Similar to Bruges, Gent is famous for its medieval architecture and a canal. Despite these similarities, it feels very different. For one, it feels a lot more expansive compared to the tight-knit community of Bruges. This is not necessarily a bad thing, as I found that there was more to explore in Gent. Secondly, Gent has a castle! It may simply be something I’ve carried from childhood but whenever I see a castle, I still get giddy with excitement. More about that later.

Graslei
Graslei

The city centre is where it all happens in Gent.

The Belfry (the tower) provides wonderful views of the entire city. Nearby, you will find the Graslei harbour which features striking medieval buildings along the Leie river. It is a perfect place to begin a stroll around the city. From there, you can also board a river tour and the multiple bridges are a great vantage point to observe the sea.

Gravensteen Castle
Gravensteen Castle

As mentioned before, one of Gent’s attractions is the Gravensteen castle. Bear in mind this is not the same as a royal palace but rather a place used as a fortress and later as a courthouse and prison. Inside you’ll find a museum about Gent’s history of torture, which is not for those with a weak stomach. The best part is the view from the top, allowing you to oversee Gent’s city centre.

In the Saint Bavo Cathedral is one of the most impressive paintings I’ve ever seen. The “Adoration of the Mystic Lambs” by Jan van Eyck is an enormous yet incredibly detailed twelve-panel painting dating back to 1432. Famously, two of the twelve panels were stolen in 1934, never to be recovered.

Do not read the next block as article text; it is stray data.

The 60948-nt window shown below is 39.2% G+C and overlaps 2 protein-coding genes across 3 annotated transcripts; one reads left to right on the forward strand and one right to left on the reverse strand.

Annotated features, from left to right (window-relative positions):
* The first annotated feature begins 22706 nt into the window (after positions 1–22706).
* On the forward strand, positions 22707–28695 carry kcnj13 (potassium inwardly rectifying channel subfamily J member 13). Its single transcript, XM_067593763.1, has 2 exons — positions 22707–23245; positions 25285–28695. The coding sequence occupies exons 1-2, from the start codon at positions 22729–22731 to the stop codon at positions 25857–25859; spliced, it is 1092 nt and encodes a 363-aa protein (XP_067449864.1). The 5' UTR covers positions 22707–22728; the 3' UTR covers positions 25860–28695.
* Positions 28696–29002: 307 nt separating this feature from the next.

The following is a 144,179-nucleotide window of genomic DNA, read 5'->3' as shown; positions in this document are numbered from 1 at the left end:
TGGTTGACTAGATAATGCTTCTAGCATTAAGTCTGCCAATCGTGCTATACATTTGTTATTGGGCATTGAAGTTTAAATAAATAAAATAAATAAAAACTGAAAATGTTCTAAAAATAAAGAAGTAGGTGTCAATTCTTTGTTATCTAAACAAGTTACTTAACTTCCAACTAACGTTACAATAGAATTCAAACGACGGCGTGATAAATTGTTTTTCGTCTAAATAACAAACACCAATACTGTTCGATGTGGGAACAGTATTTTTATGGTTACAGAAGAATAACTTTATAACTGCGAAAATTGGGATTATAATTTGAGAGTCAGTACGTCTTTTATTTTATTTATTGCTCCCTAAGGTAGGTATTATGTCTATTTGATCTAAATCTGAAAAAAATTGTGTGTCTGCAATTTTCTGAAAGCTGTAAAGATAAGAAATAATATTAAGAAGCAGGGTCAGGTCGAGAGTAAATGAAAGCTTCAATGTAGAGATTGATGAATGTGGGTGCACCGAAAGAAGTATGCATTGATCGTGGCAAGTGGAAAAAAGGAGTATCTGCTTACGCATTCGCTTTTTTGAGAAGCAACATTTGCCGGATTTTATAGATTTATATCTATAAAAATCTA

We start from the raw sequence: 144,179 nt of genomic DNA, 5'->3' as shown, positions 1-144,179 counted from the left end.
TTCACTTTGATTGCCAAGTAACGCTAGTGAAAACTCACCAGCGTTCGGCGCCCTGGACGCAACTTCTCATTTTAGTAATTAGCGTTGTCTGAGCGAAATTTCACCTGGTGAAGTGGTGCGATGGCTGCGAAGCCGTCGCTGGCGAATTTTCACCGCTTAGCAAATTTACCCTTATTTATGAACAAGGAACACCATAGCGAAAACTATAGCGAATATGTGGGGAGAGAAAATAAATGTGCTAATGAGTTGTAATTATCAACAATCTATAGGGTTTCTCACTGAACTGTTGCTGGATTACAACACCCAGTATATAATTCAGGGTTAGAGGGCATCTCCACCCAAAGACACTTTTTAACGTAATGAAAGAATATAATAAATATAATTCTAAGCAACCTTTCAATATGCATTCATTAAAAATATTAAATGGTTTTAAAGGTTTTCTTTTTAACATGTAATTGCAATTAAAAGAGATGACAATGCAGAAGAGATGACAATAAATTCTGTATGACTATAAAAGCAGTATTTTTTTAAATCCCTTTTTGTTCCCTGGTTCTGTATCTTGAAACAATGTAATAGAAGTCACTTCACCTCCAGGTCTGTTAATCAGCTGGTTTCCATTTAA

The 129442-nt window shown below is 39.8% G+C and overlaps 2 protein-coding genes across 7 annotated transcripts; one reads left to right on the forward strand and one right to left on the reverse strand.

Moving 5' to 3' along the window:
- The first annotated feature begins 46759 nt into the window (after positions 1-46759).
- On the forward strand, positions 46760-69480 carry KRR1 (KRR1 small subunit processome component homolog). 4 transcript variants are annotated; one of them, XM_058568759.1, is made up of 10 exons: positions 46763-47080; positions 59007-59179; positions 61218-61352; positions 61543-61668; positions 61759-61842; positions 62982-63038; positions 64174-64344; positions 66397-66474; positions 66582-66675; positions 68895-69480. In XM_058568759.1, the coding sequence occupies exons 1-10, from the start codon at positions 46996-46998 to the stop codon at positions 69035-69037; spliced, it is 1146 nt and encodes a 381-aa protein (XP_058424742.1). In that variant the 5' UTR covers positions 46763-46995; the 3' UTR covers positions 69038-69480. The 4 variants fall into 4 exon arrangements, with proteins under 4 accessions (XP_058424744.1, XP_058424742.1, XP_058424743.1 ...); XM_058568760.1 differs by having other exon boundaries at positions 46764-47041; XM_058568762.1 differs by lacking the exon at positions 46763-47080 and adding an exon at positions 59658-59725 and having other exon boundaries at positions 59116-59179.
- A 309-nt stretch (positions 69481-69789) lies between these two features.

Gent by night
Gent by night

One of the great initiatives that Gent is a night lighting plan specially designed to bring out the facades and accents of the buildings. I took a night stroll through a path recommended by the Gent tourism board and discovered a completely different beauty to the city. There are no safety issues as the paths are always well-lit and there are plenty of people out late at night.

Graffiti lane
Graffiti lane

One of the unique things I stumbled upon was a graffiti lane. Although I’d seen one in Australia before, it was pleasantly surprising to find one in Europe. Those that associate graffiti exclusively with vandalism should visit this lane to appreciate its artistry and detail. The graffiti lane is not only a city attraction, but also a great way to allow young people to express themselves creatively without breaking the law.

If you’re a football fan, you could consider watching Gent FC. They are the current Belgian league champions and participated in the Champions League this year for the first time in club history.

If you have any suggestions on which cities you’d like to me to write about, please comment below.

Stay tuned for the next instalment.

Andrew

5 Places You Must Visit (Brussels)

Hey! 🙂

You’ve probably heard the expression that travel broadens the mind. One of the reasons why Maastricht is such a popular choice for exchange students is that it’s an excellent base for travel. Without further ado, I present the first of five places you must visit.

Brussels

Loving this Tintin wall
Loving this Tintin wall

Waffles! Fries! With the delicious food that Brussels has to offer, you can almost smell Brussels before you can see it. However, the attraction of Brussels doesn’t end there. Brussels is home to many beautiful examples of architecture as well as many of the famous comics that we’ve grown up with (shoutout to Tintin and the Smurfs).

How to get there